jueves, 7 de febrero de 2019

Poema de Fernán González

Poema de Fernán González (Editorial Castalia, 1993)
Castilla, c. 1250

En el nombre del Padre, autor de toda cosa,
y en el del que nació de la Virgen preciosa,
y en el del Santo Espíritu, que a la par de ellos posa,
del Conde de Castilla quiero hacer una prosa.
(Poema de Fernán González 1)

Un poema épico, compuesto hacia 1250 con rimas "a sílabas contadas" en el estilo del llamado Mester de Clerecía, sobre las hazañas de Fernán González, un conde de Castilla de carne y hueso del siglo X.  A pesar de versar con una u otra escenas sobrenaturales en la tradición de los romances populares, el poeta parece adentrarse más en el mundo histórico y menos en el mundo imaginativo como se puede ver en el principio sobre los orígenes de Castilla en el que hay varias estrofas dedicadas a la llegada de los godos en España y a su eventual conversión al cristianismo.  Esta tensión entre el contenido histórico y el épico se observa a lo largo del poema y es uno de sus rasgos esenciales.  A diferencia de la Chanson de Roland francesca, por ejemplo, el Poema de Fernán González habla de dos derrotas de Carlomagno en España a las manos de los españoles (véanse estrofas 134 y 144) al mismo tiempo que Carlomagno y Roldán y Olivero figuran entre una lista de celebres guerreros históricos y legendarios que también incluye Alejandro, Baldovinos, y "el rey David que mató a Golías" (357-358).  Este vaivén entre el realismo y lo legendario también se nota en las descripciones aplicadas a cristianos y moros donde hay una mezcla de generalidades y especificidad en cuanto a los musulmanes.  El conde del poema, como un líder de "los cruzados" (79) y "esa gente cruzada" (470) es por supuesto retratado propagandisticamente como un "vasallo" del "alto Criador": "tú eres su vasallo y él es tu Señor" (412).  Los enemigos, por su parte, son llamados "los pueblos paganos" (142), "los pueblos renegados" (205) y, más específicamente en cuanto al registro histórico, "los almohades y los benemerinos" (390) y "las huestes africanas" (566) durante la lucha entre los castellanos y las fuerzas de Almanzor.  Si el Poema de Fernán González no tiene la vitalidad de o el Cantar de Mio Cid o la Chanson de Roland, ya tiene sus momentos; me gustaron la imagen de la toma de España  evocada por los versos "España la gentil fue luego destruída; era señora de ella la gente descreída" (89) y el colorido del poeta al describir los moros de Almanzor como  "mas feos que Satán con todo su convento/al salir del infierno sucio y carboniento" (391).  La rima de éste compensa el prejuicio de la época tal vez.

El único manuscrito del Poema de Fernán González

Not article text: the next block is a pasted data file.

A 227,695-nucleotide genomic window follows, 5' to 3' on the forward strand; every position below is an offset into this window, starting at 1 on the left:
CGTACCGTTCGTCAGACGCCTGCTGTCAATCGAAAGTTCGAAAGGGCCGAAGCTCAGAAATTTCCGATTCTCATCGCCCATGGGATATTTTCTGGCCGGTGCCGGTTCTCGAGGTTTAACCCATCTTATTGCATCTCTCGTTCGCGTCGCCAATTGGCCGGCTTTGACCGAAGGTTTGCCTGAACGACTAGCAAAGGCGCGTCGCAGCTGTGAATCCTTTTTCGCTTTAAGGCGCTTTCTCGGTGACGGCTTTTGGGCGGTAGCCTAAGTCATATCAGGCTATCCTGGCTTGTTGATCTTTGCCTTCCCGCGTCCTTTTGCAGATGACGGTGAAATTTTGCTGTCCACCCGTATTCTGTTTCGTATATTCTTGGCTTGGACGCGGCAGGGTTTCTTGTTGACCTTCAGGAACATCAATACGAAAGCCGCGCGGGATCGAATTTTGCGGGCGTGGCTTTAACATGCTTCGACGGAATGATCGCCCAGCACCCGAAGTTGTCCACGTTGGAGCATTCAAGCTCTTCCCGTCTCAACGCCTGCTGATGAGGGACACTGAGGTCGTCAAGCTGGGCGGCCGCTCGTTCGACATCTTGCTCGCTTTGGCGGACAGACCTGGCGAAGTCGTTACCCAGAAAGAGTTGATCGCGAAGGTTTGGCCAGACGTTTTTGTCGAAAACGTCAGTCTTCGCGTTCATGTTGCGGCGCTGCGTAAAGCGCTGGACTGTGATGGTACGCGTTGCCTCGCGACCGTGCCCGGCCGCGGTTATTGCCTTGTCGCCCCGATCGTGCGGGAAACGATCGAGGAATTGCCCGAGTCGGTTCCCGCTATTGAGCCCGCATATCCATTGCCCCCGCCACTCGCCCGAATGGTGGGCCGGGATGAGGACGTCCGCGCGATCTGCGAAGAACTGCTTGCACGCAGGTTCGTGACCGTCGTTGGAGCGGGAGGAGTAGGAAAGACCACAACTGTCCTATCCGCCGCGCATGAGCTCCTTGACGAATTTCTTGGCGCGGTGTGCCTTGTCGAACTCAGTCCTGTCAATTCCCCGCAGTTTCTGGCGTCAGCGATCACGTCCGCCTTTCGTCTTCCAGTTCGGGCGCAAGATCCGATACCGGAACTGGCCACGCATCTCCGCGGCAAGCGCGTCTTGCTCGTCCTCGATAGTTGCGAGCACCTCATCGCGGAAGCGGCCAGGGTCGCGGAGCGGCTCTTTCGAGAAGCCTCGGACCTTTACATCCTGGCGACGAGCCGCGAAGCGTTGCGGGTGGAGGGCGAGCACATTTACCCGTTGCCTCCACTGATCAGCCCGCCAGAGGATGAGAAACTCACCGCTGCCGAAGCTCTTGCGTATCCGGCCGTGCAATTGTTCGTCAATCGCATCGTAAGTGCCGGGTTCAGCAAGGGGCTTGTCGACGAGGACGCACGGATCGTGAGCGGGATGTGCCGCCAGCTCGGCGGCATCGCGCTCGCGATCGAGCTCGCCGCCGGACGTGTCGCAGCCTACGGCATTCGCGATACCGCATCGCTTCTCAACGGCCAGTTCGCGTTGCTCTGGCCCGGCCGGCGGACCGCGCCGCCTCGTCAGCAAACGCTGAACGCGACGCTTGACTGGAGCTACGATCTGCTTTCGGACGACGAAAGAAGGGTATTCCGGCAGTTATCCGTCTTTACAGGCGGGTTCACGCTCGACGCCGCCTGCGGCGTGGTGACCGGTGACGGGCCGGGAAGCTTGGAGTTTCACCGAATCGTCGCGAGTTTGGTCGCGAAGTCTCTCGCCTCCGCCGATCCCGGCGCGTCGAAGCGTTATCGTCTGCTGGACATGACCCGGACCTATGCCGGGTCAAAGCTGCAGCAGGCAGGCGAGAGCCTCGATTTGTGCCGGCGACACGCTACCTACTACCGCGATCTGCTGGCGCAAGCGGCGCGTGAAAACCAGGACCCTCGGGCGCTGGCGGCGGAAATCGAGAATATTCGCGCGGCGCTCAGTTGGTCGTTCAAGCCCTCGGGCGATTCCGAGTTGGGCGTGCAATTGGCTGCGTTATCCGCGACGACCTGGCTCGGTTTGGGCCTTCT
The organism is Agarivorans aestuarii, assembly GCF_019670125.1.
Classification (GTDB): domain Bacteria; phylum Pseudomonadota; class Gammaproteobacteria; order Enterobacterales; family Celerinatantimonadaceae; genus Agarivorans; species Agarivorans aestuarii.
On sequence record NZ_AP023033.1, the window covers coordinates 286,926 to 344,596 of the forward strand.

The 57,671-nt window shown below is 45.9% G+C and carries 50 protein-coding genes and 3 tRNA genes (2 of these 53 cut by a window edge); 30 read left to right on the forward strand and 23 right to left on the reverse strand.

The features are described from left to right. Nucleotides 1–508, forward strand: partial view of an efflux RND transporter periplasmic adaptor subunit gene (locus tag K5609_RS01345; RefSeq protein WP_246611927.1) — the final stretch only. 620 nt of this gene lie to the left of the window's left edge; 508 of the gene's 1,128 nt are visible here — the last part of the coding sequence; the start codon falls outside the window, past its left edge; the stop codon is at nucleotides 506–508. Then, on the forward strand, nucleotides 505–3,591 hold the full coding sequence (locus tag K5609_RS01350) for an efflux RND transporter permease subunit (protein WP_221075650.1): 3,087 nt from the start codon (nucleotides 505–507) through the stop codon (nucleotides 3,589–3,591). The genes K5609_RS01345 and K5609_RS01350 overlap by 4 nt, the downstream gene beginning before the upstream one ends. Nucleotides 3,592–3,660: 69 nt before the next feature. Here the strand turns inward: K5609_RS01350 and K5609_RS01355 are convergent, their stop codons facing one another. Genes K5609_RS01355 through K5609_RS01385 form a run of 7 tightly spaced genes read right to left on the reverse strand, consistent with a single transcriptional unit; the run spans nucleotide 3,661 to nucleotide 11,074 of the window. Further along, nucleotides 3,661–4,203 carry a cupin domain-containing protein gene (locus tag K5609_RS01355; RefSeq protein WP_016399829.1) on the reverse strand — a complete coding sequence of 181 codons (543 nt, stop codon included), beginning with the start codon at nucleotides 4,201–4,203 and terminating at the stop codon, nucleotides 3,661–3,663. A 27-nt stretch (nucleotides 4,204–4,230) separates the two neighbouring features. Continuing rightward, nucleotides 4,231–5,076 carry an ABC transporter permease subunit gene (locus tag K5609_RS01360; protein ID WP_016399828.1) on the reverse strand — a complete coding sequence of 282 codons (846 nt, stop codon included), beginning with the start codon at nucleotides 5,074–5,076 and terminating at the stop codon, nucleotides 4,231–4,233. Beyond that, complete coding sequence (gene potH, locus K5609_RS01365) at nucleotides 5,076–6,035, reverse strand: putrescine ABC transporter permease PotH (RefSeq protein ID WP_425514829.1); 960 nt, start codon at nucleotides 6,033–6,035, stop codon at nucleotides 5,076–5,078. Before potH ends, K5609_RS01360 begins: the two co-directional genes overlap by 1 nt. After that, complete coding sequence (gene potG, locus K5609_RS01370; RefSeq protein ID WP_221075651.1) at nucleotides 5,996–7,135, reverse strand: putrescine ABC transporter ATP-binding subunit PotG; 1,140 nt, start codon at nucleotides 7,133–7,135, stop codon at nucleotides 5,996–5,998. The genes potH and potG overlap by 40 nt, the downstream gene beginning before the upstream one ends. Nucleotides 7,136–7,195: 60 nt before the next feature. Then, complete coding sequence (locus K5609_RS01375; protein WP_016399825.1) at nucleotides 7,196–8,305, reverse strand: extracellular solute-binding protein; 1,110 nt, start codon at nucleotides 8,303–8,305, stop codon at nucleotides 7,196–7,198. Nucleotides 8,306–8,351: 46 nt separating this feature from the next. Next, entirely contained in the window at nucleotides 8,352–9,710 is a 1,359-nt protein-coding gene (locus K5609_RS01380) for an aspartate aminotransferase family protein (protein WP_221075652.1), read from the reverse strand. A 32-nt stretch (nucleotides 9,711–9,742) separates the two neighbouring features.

domingo, 27 de enero de 2019

Riders of the Purple Sage

Riders of the Purple Sage (Barnes & Noble, 2004)
by Zane Grey
USA, 1912

Super famous but thoroughly hack western which, despite being intermittently entertaining in spite of itself, might be most "memorable" for the virulence of its anti-Mormon themes and for the fact that Indians are mentioned a million times in the course of the novel without ever once making a non-figurative appearance within its pages.  Weird!  Given that Riders is set in southern Utah in the 1870s, the narrative's obsession with Native Americans but only with Native Americans who are always offscreen struck me as much more mystifying than either the hackery or the religious intolerance.  I mean, even if some of the native "presence" conjured up by and apparently significant to Grey--the references to kivas and the vanished cliff-dwellers of bygone times, for example--is clearly attributable to the demands of landscape and plot, what are we to make of the profusion of "good" ("Little Fay there--she sees things as they appear on the face.  An Indian does that.  So does a dog.  An' an Indian an' a dog are most of the time right in what they see.  Mebbe a child is always right") (228), bad ("Then it was that Venters' primitive, childlike mood, like a savage's, seeing yet unthinking, gave way to the encroachment of civilized thought") (153) and indifferent ("My father got his best strain [of horses] in Nevada from Indians who claimed their horses were bred down from the original stock left by the Spaniards") (28) allusions to Indians when Indian characters are otherwise entirely whitewashed from the text (that last allusion being the closest thing to a possible exception)?  Was this a genre thing--giving readers what somebody thought they wanted, cowboys and Indians in absentia if you would?  Whatever, kind of a strange choice to wind up as "the most popular western novel of all time" although granted Grey's dual love stories, creaky, pulp plot shenanigans about masked riders and hidden valleys, and awkwardly earnest prose ("He saw destiny in the dark, straight path of her wonderful eyes" [117]) naturally just might strike a more Proustian chord with you than they did with me.  Then again, maybe not!

Zane and Dolly Grey, c. 1906

domingo, 2 de septiembre de 2018

Spanish and Portuguese Lit Months 2018: 8/26-8/31 Links

With Spanish and Portuguese Lit Months 2018 now over, I'd like to thank everybody who helped make it happen this year and to thank Stu for letting me co-host it with him again.  I had a lot of fun and hope you all found something of interest--a new blog, a great book, whatever--along the way as well.  Anyway, here's the last week's worth of links generated by the event.  On a related note, I'll be running a month-long version of the Argentinean Literature of Doom in December this year if anybody cares to join me for some end of the year gnashing of teeth.  Stay tuned for further details eventually and/or check out last year's welcome post here if you have no idea what I'm talking about.  Cheers.